I think the key to the correct answer is "What did you expect to see?". For example if you take a shot of a completely green wall with auto white balance: Do you expect the wall photo to be more green or more gray?

Auto white balance does not understand what it "sees": It will try to find some "white" and use that as a base.

Now to your wall: Using a gray card for white balance means the incoming light will be used as white reference. So you would not capture the color of the sun light, but the color of the wall (which probably isn't what you wanted).

Likewise if you use the color of the wall as white reference, the wall will be neural gray (or "white").

So if the sunlight you see is from the evening, you might set the while balance to "Mid-day white (or: "daylight"), and the evening sun will come out warmer.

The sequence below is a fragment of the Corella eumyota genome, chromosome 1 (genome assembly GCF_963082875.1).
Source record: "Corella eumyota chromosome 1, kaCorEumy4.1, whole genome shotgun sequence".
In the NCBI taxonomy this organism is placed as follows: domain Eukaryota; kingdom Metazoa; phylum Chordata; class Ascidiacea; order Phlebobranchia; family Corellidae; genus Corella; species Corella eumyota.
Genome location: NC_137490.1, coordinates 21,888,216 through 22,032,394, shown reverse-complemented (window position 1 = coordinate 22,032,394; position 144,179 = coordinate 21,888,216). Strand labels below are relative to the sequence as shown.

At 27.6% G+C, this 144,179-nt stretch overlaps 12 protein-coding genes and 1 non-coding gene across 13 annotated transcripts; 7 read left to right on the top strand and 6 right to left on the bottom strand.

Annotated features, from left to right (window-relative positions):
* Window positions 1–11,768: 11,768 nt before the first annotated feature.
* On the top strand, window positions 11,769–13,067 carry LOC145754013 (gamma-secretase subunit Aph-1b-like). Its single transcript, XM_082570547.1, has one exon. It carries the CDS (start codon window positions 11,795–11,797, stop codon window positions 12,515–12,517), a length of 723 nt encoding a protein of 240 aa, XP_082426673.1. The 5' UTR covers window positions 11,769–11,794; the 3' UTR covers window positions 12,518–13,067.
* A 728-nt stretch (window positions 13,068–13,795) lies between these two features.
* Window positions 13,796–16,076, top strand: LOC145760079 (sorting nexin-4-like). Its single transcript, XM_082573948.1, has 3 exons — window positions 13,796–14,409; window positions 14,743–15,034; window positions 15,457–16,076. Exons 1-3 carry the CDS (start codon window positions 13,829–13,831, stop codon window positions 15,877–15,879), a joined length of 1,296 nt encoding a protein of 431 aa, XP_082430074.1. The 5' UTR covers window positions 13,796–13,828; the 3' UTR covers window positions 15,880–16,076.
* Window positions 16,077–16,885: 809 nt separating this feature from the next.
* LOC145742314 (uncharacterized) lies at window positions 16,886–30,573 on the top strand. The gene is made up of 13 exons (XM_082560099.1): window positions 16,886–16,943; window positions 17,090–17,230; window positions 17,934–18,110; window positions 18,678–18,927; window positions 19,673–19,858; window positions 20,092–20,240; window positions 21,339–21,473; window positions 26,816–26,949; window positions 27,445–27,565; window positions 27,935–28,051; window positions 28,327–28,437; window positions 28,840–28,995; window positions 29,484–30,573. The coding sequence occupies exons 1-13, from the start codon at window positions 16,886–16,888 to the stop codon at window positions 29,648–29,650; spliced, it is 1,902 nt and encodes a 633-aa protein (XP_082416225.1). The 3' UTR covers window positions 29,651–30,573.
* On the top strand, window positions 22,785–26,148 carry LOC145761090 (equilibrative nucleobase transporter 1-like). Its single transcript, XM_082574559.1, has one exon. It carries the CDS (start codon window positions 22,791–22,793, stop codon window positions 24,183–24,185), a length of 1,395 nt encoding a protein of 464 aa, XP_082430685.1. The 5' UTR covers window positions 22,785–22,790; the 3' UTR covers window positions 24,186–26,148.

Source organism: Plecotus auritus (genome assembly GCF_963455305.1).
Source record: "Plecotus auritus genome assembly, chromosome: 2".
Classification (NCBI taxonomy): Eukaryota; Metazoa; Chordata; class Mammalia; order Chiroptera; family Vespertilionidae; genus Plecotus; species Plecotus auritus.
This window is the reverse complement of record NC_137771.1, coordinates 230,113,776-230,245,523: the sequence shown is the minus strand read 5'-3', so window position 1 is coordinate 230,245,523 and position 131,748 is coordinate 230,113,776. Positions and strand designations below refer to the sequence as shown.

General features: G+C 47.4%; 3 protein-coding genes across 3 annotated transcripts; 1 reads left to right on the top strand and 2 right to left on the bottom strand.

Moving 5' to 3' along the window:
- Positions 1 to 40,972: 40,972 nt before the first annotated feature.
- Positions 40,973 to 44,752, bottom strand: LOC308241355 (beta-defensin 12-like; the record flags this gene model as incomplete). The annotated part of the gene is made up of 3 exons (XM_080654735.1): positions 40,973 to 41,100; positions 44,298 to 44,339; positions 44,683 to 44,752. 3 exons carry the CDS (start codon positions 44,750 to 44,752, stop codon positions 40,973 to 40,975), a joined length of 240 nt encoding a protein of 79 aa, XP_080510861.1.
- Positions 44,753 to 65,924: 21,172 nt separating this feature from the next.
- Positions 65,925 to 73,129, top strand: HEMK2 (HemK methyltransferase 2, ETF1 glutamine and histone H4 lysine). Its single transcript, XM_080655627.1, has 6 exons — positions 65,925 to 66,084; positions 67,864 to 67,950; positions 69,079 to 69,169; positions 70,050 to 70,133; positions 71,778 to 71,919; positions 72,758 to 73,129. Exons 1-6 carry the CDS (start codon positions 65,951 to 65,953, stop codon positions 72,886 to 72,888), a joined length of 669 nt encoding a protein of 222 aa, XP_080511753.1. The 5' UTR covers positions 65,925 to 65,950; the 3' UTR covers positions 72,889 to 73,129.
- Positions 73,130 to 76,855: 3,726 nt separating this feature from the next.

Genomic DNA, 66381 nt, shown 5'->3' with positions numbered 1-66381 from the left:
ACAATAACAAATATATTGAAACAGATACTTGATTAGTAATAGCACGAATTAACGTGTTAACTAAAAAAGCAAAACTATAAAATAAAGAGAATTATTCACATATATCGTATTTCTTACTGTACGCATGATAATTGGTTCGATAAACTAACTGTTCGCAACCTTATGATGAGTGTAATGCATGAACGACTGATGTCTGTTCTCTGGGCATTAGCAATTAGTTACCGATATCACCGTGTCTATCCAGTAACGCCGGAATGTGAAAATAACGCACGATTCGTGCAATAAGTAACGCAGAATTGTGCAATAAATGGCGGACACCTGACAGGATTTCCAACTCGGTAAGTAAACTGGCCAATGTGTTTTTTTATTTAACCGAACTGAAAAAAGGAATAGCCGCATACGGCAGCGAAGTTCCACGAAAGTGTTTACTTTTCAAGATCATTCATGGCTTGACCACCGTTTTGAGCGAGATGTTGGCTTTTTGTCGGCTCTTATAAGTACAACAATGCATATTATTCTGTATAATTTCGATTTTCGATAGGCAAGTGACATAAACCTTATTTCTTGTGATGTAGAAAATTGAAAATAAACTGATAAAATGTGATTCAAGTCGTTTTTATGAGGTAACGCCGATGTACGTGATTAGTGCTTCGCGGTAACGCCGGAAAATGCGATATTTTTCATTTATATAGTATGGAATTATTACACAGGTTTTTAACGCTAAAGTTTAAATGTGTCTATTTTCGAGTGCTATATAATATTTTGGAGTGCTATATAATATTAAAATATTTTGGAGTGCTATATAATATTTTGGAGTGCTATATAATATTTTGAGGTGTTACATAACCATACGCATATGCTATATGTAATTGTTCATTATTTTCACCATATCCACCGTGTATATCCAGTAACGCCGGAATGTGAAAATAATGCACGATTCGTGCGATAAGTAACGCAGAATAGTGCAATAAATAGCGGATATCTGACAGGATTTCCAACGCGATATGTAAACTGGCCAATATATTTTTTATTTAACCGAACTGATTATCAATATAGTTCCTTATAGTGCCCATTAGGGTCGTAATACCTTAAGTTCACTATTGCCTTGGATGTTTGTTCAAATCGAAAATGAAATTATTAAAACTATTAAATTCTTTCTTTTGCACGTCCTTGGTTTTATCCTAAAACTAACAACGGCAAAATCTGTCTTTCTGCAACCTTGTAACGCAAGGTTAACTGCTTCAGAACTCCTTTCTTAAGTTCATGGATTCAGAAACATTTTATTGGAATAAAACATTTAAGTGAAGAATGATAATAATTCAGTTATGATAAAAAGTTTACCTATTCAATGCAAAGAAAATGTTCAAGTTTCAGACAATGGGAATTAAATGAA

Or if your camera allows setting the temperature in Kelvin, try to adjust it until your active viewfinder (LCD monitor) shows the mood you thing you see.

Or maybe the very simple rule of photography: If you don't know how your photo should look like, don't take one!


The problem here is that cameras do not capture the colour of light sources at all. They capture the colour of objects which reflect light. This wall is white, the neutral grey card is a neutral grey.

To create a picture that shows a false yellowish colour, as you saw it, you need to manipulate. You could fix wb on a blue object, which looks grey in this light, or set the wb to daylight or even shade, or you fix it in post, if you shot in raw. On its own, the camera will always try to represent the correct colour. (well, actually canons are infamous for their yellow tint in incandescent light, but that's a decision of canon's engineers.)